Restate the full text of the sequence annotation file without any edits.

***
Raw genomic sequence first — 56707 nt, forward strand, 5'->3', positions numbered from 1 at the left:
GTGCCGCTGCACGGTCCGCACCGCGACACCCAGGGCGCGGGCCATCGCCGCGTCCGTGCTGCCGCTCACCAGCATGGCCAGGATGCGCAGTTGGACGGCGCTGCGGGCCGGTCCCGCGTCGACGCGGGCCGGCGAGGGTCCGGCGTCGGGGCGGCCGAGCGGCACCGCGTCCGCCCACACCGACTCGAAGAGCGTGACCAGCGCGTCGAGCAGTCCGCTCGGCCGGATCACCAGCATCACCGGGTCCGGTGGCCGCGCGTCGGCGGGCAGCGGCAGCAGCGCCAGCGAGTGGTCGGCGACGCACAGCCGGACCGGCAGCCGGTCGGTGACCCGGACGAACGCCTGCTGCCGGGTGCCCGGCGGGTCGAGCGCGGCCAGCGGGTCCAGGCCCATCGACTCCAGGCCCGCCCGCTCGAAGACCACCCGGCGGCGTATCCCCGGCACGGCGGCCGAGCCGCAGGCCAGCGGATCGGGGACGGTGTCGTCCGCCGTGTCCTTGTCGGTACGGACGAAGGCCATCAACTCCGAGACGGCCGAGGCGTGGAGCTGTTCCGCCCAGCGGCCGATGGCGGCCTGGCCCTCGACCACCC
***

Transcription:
Raw genomic sequence first — 56707 nt, forward strand, 5'->3', positions numbered from 1 at the left:
GTGCCGCTGCACGGTCCGCACCGCGACACCCAGGGCGCGGGCCATCGCCGCGTCCGTGCTGCCGCTCACCAGCATGGCCAGGATGCGCAGTTGGACGGCGCTGCGGGCCGGTCCCGCGTCGACGCGGGCCGGCGAGGGTCCGGCGTCGGGGCGGCCGAGCGGCACCGCGTCCGCCCACACCGACTCGAAGAGCGTGACCAGCGCGTCGAGCAGTCCGCTCGGCCGGATCACCAGCATCACCGGGTCCGGTGGCCGCGCGTCGGCGGGCAGCGGCAGCAGCGCCAGCGAGTGGTCGGCGACGCACAGCCGGACCGGCAGCCGGTCGGTGACCCGGACGAACGCCTGCTGCCGGGTGCCCGGCGGGTCGAGCGCGGCCAGCGGGTCCAGGCCCATCGACTCCAGGCCCGCCCGCTCGAAGACCACCCGGCGGCGTATCCCCGGCACGGCGGCCGAGCCGCAGGCCAGCGGATCGGGGACGGTGTCGTCCGCCGTGTCCTTGTCGGTACGGACGAAGGCCATCAACTCCGAGACGGCCGAGGCGTGGAGCTGTTCCGCCCAGCGGCCGATGGCGGCCTGGCCCTCGACCACCC